TAMPA — Leah Marks remembers her grade school birthday party at Kid City fondly.
"We had a fake food fight in the grocery store that carried over to McDonald's. It was all plastic food, but we got in trouble for it because we made a mess," Marks, now 16, said. "It was fun running our own city for the two hours that we were there. That was one of my favorite birthday parties."
Kid City, the pint-sized town on North Boulevard where young imaginations ran wild, has seen its last tossed banana.
The modest attraction that has hosted Tampa's Children's Museum for decades is closing its doors, with construction set to begin this month on a sprawling new facility downtown at Curtis Hixon Park.
Today, Kid City bids adieu with a free open house from 1 to 8 p.m. and a closing ceremony at 6 p.m. featuring a proclamation by Mayor Pam Iorio.
Al Najjar, executive director of the Children's Museum, said closing Kid City was one of the most controversial issues the board faced when he was hired in 2007.
With the buildings decaying and public funds running short, the board opted to close it.
"It's not the end of an era," Najjar said. "It's the beginning of a new one."
Kid City got its start 20 years ago in the hands of Marian Winters and her friend Shelley Grossbard, who previously lived in Boston, a city with a renowned Children's Museum.
"Our daughters were friends and she said one day, 'Let's bring our kids to the Children's Museum and I said, 'What's that?' " Winters recalled. "She came from Boston. She thought there was one (here.)"
So the two raised $18,000 and opened the Children's Museum of Tampa in a storefront at the old Floriland Mall, equipping it with a bubble machine, a zoetrope and opportunities to play pretend with an old-fashioned telephone switchboard, grocery store and doctor's office.
"We were hoping to have maybe 25 kids a week, and we had 300 people the first day," Winters said.
About 18 months later, museum backers negotiated a deal with the city of Tampa to lease Safety Village, a Lilliputian streetscape built in the 1960s in Lowry Park, for $1 a year.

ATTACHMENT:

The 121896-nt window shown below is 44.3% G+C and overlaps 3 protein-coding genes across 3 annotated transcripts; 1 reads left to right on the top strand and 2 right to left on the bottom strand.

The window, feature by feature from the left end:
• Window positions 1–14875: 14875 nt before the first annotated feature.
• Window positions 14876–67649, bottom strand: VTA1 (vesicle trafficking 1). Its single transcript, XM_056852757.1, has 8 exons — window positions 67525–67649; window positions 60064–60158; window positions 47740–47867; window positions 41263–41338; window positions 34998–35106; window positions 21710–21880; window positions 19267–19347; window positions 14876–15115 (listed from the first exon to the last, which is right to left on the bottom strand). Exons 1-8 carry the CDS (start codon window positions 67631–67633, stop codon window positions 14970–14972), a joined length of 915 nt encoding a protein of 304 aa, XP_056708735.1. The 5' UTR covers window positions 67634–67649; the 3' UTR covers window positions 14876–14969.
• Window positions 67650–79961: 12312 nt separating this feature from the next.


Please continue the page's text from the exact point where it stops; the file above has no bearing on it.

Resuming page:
Kid City was born.
The buildings were made a bit taller so children could actually go into the insurance office, fire station, radio station, McDonald's, Publix and City Hall.
Kid City became home to bike safety classes, babysitting classes, Brownie troop activities — and birthday parties.
Planning for a larger museum began in the late 1990s, said Sandy Murman, chairman of the capital campaign that has raised $20.5-million for the project.
And in 2004, Iorio offered the downtown parcel for the museum, envisioning it as part of a cultural arts district that will include a new Tampa Museum of Art, the Tampa Bay Performing Arts Center and a renovated Curtis Hixon Park.
The three-story, 53,000-square-foot Glazer Children's Museum is set to open in mid 2010. It will feature 175 exhibits ranging from a theater where children can make video recordings of their performances to a multistory tree that kids can climb to follow the path of water from the tree's roots to clouds above.
The old Kid City will become storage space for its downtown replacement.
"I'm nostalgic about what we started," Winters said. "But when your children go off to college, they grow up, they mature. And that's what the museum has done."
Janet Zink can be reached at firstname.lastname@example.org or (813) 226-3401.